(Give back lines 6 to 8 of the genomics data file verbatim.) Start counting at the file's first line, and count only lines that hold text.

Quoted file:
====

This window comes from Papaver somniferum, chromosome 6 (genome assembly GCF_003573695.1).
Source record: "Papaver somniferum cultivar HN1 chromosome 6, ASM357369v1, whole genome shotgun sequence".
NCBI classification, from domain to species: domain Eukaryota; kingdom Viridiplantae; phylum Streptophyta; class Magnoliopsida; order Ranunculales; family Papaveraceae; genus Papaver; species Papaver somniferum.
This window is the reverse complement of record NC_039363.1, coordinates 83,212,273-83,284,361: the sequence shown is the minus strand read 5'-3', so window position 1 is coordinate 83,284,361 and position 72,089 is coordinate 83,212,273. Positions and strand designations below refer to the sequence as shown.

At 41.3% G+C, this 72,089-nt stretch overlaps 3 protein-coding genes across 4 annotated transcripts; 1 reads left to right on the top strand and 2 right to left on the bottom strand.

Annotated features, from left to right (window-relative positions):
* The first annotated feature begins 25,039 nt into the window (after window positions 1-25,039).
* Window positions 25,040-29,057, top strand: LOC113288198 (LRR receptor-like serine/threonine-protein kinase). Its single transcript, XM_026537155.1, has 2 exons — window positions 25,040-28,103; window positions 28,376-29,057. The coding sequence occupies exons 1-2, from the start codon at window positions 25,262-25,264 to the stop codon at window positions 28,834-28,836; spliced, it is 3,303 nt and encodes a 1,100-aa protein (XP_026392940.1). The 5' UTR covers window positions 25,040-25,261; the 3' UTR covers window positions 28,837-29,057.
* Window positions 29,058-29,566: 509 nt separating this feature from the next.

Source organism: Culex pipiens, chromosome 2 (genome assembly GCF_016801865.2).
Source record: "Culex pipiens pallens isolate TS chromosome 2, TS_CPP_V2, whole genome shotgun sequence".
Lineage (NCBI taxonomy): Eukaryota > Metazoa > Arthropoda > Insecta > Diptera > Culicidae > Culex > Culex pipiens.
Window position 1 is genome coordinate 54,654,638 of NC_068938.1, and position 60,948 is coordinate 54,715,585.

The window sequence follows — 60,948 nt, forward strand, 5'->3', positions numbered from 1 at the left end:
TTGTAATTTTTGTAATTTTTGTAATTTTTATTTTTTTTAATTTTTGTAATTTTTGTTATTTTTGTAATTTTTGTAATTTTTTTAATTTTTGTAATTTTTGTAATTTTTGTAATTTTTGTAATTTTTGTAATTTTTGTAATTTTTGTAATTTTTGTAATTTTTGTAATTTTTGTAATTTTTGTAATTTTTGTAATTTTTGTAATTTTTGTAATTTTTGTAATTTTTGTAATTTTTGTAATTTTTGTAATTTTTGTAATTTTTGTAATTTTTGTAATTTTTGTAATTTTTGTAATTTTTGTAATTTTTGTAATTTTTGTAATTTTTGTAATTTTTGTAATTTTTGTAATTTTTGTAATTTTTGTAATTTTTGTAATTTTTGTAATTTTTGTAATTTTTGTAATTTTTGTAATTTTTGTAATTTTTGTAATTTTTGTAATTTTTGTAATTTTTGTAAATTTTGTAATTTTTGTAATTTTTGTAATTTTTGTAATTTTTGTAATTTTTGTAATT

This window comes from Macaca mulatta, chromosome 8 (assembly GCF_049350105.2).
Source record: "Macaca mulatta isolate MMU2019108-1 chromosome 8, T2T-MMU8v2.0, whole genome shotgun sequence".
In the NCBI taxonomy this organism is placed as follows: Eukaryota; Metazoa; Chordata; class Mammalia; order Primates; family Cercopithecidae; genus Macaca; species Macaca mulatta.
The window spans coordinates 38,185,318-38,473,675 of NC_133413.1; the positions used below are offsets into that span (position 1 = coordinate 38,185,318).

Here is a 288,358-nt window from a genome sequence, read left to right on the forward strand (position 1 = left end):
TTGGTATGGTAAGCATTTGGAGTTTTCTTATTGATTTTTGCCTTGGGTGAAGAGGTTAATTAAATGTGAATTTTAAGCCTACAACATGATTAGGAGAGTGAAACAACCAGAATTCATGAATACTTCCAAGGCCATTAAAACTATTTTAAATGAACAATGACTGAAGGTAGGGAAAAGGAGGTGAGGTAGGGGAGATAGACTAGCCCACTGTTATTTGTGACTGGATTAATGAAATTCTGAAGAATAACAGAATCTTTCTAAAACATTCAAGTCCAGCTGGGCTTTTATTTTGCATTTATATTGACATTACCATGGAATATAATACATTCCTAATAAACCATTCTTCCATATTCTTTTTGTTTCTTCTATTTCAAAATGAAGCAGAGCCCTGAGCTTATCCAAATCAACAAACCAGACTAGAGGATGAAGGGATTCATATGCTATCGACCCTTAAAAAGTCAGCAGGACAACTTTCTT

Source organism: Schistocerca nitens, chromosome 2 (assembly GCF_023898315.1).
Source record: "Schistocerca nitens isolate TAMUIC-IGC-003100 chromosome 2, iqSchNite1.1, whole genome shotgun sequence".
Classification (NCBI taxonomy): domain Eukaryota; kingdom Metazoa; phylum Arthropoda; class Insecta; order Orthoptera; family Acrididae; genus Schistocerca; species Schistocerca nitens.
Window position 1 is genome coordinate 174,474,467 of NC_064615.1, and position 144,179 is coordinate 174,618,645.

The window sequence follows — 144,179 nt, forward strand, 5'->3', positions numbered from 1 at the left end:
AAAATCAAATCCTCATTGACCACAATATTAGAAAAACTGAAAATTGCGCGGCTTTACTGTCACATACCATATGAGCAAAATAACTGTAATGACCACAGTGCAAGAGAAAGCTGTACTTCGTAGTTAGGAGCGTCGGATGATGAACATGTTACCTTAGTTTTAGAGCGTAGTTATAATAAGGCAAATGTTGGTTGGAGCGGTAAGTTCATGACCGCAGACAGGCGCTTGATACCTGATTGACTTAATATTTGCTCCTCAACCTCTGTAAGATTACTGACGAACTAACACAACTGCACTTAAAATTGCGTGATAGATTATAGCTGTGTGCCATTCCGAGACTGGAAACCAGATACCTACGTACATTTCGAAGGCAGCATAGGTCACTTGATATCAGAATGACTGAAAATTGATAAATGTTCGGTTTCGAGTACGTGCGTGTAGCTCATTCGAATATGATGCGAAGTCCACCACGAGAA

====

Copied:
Annotated features, from left to right (window-relative positions):
* The first annotated feature begins 25,039 nt into the window (after window positions 1-25,039).
* Window positions 25,040-29,057, top strand: LOC113288198 (LRR receptor-like serine/threonine-protein kinase). Its single transcript, XM_026537155.1, has 2 exons — window positions 25,040-28,103; window positions 28,376-29,057. The coding sequence occupies exons 1-2, from the start codon at window positions 25,262-25,264 to the stop codon at window positions 28,834-28,836; spliced, it is 3,303 nt and encodes a 1,100-aa protein (XP_026392940.1). The 5' UTR covers window positions 25,040-25,261; the 3' UTR covers window positions 28,837-29,057.